Harvesting patents.

"Our products can’t be me-too machines"

There are more than 60 for the U.S. alone, a similar number for Canada, and many more worldwide. Placed back to back to back, they make for a fairly impressive collection that tells a major part of the story of the progress of harvesting over the last 60 years. They are the patents of MacDon and they are, in many ways, the life-blood of the company.

“As a shortline manufacturer that specializes in harvesting, our products can’t be me-too machines,” says Bernie Penner, MacDon’s Director of Engineering (pictured above). They have to be better than the competition’s – more productive, more flexible and more efficient.”

 

Penner, who can trace his employment with the company back to the 1960s, says that MacDon itself can trace its very origin to a 1949 patent that gave MacDon’s predecessor, Killbery Industries Ltd., the right to manufacture and distribute some of the world’s first SP windrowers in Canada. Since then the company has made a name for itself by focusing its creative energies on advancing harvesting technology.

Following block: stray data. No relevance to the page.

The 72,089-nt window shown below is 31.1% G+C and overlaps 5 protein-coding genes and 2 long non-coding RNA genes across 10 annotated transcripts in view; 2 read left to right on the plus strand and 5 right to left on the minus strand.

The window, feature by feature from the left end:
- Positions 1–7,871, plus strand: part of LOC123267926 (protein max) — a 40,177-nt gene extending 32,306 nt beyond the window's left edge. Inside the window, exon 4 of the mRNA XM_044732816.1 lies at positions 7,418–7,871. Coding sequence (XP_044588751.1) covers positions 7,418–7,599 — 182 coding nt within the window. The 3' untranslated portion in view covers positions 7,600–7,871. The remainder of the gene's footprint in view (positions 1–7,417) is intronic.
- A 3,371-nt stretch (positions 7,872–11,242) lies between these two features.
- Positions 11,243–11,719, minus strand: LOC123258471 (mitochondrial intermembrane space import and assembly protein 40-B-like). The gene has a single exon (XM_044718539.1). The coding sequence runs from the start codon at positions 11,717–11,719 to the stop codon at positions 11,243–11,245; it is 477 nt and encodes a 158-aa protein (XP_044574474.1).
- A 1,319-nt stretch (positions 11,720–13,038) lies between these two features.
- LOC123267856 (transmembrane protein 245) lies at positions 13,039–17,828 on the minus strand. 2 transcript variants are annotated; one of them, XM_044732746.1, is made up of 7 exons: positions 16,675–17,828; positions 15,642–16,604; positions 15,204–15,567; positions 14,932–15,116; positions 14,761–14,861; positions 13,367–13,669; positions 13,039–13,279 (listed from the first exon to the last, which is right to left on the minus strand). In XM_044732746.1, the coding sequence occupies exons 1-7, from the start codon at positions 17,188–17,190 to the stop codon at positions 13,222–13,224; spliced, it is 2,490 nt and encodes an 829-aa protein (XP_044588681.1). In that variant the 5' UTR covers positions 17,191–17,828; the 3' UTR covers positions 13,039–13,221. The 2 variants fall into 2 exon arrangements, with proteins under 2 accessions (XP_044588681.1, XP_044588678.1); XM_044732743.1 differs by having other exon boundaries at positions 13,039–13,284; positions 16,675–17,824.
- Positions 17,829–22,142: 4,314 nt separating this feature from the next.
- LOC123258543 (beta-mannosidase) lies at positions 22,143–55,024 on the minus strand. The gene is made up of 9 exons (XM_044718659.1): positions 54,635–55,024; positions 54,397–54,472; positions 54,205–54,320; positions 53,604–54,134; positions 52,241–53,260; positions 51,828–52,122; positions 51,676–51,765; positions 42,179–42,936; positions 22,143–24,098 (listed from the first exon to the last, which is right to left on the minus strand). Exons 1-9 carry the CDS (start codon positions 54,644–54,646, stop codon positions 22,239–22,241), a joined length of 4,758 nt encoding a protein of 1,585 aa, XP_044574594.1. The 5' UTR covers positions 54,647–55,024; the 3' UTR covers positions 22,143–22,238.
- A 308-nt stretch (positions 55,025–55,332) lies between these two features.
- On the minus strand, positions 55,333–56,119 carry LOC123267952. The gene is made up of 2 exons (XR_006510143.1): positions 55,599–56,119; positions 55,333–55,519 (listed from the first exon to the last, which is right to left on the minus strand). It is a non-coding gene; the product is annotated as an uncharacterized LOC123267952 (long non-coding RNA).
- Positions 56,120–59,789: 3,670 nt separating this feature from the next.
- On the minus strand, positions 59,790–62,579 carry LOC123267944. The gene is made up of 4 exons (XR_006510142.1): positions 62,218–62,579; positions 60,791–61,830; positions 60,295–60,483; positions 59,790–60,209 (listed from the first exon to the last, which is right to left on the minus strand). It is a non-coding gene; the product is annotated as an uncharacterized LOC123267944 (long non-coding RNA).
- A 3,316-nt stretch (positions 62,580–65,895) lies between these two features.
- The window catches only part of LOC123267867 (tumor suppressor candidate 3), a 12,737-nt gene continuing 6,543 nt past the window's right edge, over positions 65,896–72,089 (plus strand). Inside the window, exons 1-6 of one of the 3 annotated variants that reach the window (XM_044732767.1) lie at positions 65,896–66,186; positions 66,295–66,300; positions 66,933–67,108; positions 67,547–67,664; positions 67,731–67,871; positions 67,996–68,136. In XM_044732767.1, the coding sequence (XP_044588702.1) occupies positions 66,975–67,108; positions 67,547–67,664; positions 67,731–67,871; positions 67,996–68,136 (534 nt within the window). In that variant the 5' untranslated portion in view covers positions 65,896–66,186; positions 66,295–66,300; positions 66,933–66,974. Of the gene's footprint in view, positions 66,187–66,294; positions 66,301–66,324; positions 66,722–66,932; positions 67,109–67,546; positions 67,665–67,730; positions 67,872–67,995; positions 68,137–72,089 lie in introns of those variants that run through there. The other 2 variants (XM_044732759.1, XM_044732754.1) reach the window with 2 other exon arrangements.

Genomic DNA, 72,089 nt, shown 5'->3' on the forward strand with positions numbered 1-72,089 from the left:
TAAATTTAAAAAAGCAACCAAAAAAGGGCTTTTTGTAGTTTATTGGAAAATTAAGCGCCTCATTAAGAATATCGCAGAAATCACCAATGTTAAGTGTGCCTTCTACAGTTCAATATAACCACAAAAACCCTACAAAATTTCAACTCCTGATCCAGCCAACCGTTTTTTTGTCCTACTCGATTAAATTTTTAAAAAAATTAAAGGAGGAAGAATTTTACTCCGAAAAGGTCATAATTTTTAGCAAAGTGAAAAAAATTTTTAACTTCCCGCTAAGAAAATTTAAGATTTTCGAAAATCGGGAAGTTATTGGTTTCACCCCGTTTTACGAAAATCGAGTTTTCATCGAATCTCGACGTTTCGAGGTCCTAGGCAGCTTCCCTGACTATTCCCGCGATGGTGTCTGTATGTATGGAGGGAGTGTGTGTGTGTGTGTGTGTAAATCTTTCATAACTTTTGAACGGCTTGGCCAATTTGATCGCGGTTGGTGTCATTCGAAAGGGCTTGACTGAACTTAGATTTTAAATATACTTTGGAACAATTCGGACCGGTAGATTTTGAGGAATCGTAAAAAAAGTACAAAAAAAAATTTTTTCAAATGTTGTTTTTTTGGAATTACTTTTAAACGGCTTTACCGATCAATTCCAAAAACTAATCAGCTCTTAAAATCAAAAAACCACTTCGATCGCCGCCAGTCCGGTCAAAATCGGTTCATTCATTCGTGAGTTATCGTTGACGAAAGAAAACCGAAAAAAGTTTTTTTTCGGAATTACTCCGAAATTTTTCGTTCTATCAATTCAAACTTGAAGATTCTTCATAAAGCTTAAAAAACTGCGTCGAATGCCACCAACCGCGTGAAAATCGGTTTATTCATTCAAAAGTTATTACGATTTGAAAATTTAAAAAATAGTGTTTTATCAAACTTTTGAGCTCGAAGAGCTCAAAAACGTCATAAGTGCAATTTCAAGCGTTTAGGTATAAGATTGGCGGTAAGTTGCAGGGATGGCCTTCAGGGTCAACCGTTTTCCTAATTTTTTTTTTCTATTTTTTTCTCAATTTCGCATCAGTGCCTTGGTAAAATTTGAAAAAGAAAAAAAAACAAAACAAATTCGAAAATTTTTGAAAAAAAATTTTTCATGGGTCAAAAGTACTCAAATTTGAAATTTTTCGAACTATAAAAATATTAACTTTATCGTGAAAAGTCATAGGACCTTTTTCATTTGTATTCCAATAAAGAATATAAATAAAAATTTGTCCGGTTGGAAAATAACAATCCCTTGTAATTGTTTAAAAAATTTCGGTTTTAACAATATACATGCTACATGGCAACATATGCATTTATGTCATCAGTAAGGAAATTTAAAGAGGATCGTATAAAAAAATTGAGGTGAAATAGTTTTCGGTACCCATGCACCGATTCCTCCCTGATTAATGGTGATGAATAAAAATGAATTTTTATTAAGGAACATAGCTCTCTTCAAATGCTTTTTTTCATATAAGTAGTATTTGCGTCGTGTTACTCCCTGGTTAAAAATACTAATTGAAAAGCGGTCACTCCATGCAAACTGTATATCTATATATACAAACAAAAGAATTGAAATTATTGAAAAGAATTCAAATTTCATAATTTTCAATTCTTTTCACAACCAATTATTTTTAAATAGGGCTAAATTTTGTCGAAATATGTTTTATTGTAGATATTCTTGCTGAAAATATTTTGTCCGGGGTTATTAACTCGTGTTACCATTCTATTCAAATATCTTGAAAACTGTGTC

One of the more important milestones in that progression was when MacDon revisited the draper header concept for combine direct cutting back in the early 80s.

“Back then farmers in Western Canada were starting to direct cut and they wanted to use the same draper header that they were using on their windrower on their combine. To make the idea work, MacDon had to develop several advances in draper technology, and many of those advances ended up as MacDon patents.”

A more recent addition to MacDon’s patent showcase is one that Penner thinks may be the most important in the company’s history, as it has the opportunity to improve harvesting for so many farmers.

“The FlexDraper® concept has the potential to make a big difference for farmers and our company. Once farmers see one in the field running up against a conventional flex head they quickly become believers.”